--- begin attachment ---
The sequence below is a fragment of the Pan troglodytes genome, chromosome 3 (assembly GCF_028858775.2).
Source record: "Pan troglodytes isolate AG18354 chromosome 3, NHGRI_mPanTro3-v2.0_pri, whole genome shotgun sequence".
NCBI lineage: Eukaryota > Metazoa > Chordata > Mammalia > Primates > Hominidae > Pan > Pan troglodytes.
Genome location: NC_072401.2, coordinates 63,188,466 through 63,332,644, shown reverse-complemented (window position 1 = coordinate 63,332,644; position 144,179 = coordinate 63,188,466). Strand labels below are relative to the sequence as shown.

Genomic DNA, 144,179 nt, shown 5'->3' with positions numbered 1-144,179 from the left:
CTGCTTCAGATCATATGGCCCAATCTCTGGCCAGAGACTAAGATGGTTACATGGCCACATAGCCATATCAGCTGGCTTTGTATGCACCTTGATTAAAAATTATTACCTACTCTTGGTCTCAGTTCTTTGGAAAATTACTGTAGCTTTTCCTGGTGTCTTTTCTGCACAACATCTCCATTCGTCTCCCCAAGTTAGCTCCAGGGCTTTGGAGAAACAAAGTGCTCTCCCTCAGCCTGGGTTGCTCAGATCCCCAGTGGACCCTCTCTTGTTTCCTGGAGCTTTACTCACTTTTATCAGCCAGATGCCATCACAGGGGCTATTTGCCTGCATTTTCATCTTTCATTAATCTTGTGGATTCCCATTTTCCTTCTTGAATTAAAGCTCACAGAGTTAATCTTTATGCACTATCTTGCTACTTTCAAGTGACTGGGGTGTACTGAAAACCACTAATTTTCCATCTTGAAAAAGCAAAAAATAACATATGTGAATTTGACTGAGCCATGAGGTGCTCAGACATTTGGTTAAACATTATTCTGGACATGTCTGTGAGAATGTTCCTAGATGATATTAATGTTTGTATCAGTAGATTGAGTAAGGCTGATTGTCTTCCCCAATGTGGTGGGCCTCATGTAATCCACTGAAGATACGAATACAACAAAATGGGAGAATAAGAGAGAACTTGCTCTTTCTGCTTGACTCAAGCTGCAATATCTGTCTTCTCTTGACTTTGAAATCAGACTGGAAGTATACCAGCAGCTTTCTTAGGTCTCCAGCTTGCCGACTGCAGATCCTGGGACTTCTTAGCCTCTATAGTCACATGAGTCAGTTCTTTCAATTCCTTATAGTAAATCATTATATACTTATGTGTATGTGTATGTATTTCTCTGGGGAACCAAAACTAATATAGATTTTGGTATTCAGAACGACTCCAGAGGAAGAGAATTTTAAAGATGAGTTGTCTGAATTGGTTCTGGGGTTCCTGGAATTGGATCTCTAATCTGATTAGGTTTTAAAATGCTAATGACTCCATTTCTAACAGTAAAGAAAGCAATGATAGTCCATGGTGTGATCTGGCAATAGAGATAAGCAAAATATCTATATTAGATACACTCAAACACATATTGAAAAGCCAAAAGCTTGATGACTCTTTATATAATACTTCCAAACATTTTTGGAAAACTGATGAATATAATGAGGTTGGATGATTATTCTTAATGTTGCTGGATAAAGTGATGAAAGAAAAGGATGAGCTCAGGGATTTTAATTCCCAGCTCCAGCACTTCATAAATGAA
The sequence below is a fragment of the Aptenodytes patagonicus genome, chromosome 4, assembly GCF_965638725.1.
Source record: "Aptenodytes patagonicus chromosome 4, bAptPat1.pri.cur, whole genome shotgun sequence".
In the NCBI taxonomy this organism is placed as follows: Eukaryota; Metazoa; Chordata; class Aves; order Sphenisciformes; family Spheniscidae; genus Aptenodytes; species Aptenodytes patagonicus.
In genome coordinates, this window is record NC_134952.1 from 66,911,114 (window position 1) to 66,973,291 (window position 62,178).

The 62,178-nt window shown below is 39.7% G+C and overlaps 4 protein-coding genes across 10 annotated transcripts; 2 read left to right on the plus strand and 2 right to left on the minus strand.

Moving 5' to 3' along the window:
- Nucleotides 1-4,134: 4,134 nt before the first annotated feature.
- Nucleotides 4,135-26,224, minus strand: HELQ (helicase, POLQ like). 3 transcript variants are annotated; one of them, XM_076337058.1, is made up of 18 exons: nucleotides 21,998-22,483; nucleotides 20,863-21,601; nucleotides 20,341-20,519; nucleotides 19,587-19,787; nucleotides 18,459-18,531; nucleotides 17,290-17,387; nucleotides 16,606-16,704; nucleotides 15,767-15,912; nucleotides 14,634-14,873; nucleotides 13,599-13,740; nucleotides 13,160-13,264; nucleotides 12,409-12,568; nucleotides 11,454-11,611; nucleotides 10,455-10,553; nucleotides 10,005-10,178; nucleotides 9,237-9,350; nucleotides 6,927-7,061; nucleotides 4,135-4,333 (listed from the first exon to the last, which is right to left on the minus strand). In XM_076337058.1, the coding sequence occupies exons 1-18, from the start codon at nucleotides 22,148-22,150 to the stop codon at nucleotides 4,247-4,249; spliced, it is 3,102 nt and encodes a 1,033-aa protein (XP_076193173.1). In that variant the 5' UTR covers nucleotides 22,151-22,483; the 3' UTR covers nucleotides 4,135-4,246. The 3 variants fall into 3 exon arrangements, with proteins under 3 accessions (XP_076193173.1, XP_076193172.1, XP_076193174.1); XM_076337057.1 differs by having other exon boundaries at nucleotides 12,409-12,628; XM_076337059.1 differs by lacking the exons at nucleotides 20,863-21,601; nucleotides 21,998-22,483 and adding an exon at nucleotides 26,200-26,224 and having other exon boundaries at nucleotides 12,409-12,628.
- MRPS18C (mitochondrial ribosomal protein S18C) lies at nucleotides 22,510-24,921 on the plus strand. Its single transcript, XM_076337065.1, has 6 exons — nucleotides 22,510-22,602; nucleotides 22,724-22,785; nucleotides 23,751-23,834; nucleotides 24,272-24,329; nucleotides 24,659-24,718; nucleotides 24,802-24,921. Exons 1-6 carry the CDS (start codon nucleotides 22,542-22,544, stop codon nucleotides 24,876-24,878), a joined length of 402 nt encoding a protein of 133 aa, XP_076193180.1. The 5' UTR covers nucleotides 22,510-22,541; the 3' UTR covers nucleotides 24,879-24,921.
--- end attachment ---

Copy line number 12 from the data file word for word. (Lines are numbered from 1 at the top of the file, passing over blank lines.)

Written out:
Moving 5' to 3' along the window: